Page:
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Field entomologists know how critical it is to choose the proper sampling technique. If you want to capture butterflies, you use a sweep net, not beating. If you want tree ants, a pitfall trap will not do you much good. But there are some methods designed to be general: the pitfall trap is the most common. It’s basically a hole in the ground with a container and a preservative. It can be baited to attract specific groups, but in general, the pitfall trap is the best way to get a general idea of the diversity of ground-dwlling arthropods (and, with some modifications, underground-dwlling arthropods!). That said, the success of a pitfall trap is quite variable: the size of the hole/container has an effect, the strength of the preservative, the location, etc. This paper shows quite concludively that the ‘classic’ pitfall trap, using a cup, is not as successful as a funnel trap, i.e. having a funnel that leads to the cup. The larger the funnel, the more successful. The reason is pretty simple: if you observe most arthropods going near a pitfall trap, they will casually peer inside. Some of the times they fall to their doom, other times they go willingly, sometimes they start falling and manage to correct themselves, and sometimes they just ignore the trap. With a funnel, they have significantly less chances, since it’s a gentle slope. The arthropod will think it’s just a small dip in the landscape, set foot on it and most likely slip down into the container. The larger the funnel, the larger the catchment area. So keep that in mind next time you go sampling (and also keep in mind the basic rule of entomological ethics: do not sample more than necessary!).
The 3465 Ma Apex Chert is well-known. In 1993, J. William Schopf, published a paper in Science claiming to have identified microfossils (pictured above) – this would have made them by far the oldest-known life forms. Of course, this was not simply accepted, but there were no serious challenges to the discovery and the fossils remained as classic examples of early life. It wasn’t until 2002, when Martin Brasier published a paper in Nature, that Schopf’s “evidence” (which really consisted of nothing more than drawings and pictures) led to a resurgence in the debate of whether these were real fossils or mere pseudofossils. Since then, Schopf and Brasier (and their respective allies) have traded blows. I personally sided with Brasier and co., but this position was based more on paranoia and past experience than scientific evidence. Well, now I can conclusively say that I was right all along! Hah! This paper does a chemical analysis on the “fossils” using sections thinner than ever before. What they found was that they are made completely out of iron. They show no optical or chemical evidence of having been once biogenic and then geochemically replaced by iron either: they are simply fractures that filled with haematite. No fossils to be found here, move right along. To summarise it in nice, bold letters for skimming readers: the Apex Chert “fossils” are just pseudofossils.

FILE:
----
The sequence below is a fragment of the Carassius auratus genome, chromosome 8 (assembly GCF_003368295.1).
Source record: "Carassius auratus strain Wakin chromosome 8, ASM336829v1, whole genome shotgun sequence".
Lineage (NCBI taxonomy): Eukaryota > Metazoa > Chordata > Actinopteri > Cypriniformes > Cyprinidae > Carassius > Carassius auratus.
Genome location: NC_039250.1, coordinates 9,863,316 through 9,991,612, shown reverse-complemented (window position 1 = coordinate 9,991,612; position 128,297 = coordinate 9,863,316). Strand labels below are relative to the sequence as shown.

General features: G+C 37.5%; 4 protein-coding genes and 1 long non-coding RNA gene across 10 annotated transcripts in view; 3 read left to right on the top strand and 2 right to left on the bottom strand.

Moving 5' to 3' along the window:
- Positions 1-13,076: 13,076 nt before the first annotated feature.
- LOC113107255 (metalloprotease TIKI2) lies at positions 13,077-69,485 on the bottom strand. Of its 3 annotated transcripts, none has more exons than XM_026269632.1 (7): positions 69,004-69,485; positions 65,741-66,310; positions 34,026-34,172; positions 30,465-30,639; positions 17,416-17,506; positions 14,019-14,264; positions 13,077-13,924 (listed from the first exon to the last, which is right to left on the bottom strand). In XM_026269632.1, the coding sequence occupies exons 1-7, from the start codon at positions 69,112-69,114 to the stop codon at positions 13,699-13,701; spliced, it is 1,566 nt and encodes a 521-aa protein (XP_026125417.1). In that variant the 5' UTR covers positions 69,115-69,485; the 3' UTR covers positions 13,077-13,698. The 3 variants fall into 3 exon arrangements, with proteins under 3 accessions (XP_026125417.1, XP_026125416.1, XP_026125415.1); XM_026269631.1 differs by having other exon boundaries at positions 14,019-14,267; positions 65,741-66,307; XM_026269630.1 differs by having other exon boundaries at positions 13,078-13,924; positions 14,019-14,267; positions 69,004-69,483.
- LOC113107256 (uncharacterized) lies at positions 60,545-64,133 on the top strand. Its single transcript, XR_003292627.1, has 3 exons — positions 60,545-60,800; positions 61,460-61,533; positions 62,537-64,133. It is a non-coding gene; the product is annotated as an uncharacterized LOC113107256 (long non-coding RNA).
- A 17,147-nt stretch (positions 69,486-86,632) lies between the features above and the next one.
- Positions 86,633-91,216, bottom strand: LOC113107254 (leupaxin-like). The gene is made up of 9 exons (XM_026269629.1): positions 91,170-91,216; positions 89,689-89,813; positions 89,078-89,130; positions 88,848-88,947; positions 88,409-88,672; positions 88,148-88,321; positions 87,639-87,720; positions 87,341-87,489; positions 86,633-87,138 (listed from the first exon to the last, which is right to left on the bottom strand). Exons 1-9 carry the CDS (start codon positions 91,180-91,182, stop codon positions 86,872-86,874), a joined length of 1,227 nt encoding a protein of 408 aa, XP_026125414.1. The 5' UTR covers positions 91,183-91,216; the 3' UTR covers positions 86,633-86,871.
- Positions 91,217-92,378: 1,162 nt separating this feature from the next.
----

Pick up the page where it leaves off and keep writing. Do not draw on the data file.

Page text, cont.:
I touched the surface of the importance of biomineralisation in the Cambrian Radiation already. This paper is a review of that subject, but doesn’t focus on the Cambrian Radiation itself, but its direct precursor and beginnings. While in the Cambrian, the first large biomineralised animals appeared, the Ediacaran had numerous small biomineralised critters swimming around. This paper reviews these organisms and various aspects of their mineralisation, including the functional, physiological and ecological aspects. The result is that it becomes clear that the advent of biomineralisation led to increased feeding efficiency and protection from predation, as well as various lifestyle advantages, such as easier attachment to substrates. In all, it adds more support for the conclusion that the Cambrian Radiation was one primarily driven by ecology, not a special evolutionary process.